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2001 Ocular Microbiology and Immunology Group, Abstract 20

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A Cluster of Mycobacterium chelonae Keratitis Cases Associated with Laser in-situ Keratomileusis
N.S. Chandra, M.F. Torres, K. Winthrop, B.J. Mondino, D.G. Heidemann,, D. Bruckner and G.N. Holland
Jules Stein Eye Institute, UCLA School of Medicine, Los Angeles, CA

Purpose: To describe a cluster of Mycobacterium chelonae keratitis cases involving patients who underwent laser in-situ keratomileusis (LASIK) at a single refractive surgery center.

Methods: Case series of four patients. Clinical characteristics, diagnostic tests, and response to treatment are reported. We investigated the source and possible surgical factors associated with development of infection.

Results: Seven of eight eyes in the four patients developed infectious keratitis. All patients underwent bilateral hyperopic LASIK using the NIDEK excimner laser and a central masking technique with trephinated contact lenses. Surgery was performed on two consecutive days by one surgeon in a community-based refractive surgery center. All seven eyes were noted to have granular infiltrates between two and fourteen days after the procedure, which were initially thought to be manifestations of difffuse lamellar keratitis. These findings progressed in all eyes to dense corneal stromal infiltrates over a period of two weeks. Corneal scrapings obtained from all seven eyes after lifting lamellar keratectomy flaps grew M.chelonae subspecies chelonae on Middlebrook culture media. All seven eyes were treated with a combination of topical antimicrobial agents including amikacin, ciprofloxacin, and clarithromycin.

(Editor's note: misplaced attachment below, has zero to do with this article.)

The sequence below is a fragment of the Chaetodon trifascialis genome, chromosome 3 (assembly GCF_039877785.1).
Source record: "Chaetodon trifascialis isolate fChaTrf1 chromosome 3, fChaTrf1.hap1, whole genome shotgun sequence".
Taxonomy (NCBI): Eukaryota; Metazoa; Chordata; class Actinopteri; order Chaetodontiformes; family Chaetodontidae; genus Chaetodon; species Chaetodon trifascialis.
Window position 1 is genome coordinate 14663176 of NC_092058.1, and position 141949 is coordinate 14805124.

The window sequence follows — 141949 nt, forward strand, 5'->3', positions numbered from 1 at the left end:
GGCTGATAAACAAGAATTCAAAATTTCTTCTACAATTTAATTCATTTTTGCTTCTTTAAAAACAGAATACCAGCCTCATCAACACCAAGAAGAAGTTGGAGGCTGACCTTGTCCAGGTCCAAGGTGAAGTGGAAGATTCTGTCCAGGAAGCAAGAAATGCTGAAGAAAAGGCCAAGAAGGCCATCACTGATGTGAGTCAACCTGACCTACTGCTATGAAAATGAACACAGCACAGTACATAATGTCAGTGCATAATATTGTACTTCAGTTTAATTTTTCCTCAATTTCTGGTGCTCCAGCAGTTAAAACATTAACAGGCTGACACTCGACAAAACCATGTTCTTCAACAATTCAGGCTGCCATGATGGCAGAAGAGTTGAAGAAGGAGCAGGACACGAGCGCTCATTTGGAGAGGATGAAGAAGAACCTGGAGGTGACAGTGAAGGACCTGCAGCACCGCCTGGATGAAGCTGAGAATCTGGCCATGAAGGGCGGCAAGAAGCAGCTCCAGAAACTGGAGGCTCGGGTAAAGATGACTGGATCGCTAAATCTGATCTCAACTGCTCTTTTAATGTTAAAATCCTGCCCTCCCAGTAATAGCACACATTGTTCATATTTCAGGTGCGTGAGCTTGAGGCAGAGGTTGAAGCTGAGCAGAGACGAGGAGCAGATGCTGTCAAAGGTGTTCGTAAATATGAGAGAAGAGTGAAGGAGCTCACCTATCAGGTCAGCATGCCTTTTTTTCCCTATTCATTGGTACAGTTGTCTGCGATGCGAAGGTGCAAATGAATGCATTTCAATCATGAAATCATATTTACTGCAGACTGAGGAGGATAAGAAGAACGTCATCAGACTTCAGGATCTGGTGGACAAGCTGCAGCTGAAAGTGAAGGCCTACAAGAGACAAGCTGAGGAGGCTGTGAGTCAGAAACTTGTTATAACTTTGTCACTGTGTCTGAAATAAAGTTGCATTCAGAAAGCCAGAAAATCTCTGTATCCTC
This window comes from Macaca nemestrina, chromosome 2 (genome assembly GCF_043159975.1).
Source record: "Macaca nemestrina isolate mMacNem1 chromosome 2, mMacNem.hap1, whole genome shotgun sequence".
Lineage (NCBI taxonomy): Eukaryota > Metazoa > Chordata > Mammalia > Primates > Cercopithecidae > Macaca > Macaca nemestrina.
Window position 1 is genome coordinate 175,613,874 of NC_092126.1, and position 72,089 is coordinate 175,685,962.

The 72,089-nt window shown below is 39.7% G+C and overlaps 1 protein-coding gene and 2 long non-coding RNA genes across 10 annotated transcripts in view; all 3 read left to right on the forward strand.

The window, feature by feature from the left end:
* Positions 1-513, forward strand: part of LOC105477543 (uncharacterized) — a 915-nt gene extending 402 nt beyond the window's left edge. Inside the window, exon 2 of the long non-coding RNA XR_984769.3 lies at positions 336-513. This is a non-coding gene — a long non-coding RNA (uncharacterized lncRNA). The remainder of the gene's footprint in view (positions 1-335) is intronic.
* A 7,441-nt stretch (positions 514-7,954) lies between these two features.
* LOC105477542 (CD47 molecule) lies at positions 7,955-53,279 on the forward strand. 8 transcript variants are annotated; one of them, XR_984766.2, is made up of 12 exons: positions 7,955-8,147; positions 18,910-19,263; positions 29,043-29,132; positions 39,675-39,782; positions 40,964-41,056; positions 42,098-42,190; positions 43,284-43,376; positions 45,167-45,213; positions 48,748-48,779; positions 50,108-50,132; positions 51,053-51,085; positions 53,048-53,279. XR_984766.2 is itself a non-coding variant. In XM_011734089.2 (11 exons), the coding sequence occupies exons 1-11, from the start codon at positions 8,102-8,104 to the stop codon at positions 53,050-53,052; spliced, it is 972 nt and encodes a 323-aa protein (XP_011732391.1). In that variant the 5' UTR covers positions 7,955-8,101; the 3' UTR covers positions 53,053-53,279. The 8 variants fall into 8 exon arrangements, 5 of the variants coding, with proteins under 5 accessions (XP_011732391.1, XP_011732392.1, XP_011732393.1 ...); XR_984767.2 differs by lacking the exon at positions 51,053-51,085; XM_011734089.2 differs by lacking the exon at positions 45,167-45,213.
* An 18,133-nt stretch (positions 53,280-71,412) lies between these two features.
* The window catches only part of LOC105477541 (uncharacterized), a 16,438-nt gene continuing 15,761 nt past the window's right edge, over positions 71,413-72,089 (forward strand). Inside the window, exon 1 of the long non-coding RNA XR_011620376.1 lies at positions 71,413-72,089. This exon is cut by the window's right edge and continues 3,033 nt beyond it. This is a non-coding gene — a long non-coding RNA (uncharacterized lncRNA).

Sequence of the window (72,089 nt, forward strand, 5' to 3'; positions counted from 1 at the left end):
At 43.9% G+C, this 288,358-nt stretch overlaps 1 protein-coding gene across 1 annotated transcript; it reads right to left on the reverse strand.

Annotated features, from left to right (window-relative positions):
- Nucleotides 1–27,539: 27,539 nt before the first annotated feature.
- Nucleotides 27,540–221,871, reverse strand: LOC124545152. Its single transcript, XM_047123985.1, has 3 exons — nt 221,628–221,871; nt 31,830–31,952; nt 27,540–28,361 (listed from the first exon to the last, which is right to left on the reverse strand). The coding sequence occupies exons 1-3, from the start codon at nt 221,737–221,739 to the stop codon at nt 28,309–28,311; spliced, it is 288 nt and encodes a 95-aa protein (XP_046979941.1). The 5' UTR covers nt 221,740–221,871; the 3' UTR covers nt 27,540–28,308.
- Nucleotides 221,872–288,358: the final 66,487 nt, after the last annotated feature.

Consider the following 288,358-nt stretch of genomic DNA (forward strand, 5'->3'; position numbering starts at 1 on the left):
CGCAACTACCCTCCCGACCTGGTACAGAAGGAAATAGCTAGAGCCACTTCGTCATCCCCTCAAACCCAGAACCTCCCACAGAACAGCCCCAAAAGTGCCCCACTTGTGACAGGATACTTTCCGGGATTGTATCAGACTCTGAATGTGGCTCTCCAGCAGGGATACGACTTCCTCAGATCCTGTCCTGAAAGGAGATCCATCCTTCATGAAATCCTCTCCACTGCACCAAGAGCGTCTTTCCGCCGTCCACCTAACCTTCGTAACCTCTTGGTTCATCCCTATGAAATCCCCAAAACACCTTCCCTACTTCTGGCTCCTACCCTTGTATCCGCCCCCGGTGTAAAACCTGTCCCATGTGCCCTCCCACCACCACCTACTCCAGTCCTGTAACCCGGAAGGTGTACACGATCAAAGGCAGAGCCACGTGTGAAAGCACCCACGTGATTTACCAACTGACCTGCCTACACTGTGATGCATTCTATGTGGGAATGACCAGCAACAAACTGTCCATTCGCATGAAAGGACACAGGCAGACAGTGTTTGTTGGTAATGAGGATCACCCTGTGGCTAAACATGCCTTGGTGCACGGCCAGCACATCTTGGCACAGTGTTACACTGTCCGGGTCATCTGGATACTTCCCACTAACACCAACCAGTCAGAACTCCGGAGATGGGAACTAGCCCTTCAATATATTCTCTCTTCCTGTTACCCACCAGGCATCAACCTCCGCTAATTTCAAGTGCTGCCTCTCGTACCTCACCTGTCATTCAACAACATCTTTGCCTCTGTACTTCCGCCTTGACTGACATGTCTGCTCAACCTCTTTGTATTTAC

Infection resolved in all eyes over a period of four to ten weeks, after addition of topical azithromycin to treatment regimens for five eyes in three patients. Two eyes in two patients required removal of the lamallar keratectomy flap. Varying degrees of corneal scarring and vascularization occurred in all seven eyes. The source of infection was not identified.

Conclusion: Post-operative infectious keratitis caused by atypical mycobacteria can occur in an epidemic fashion following LASIK. Topical azithromycin may be an effective agent for treatment of these infections.

Grant/Financial Support: Research to Prevent Blindness, Inc.

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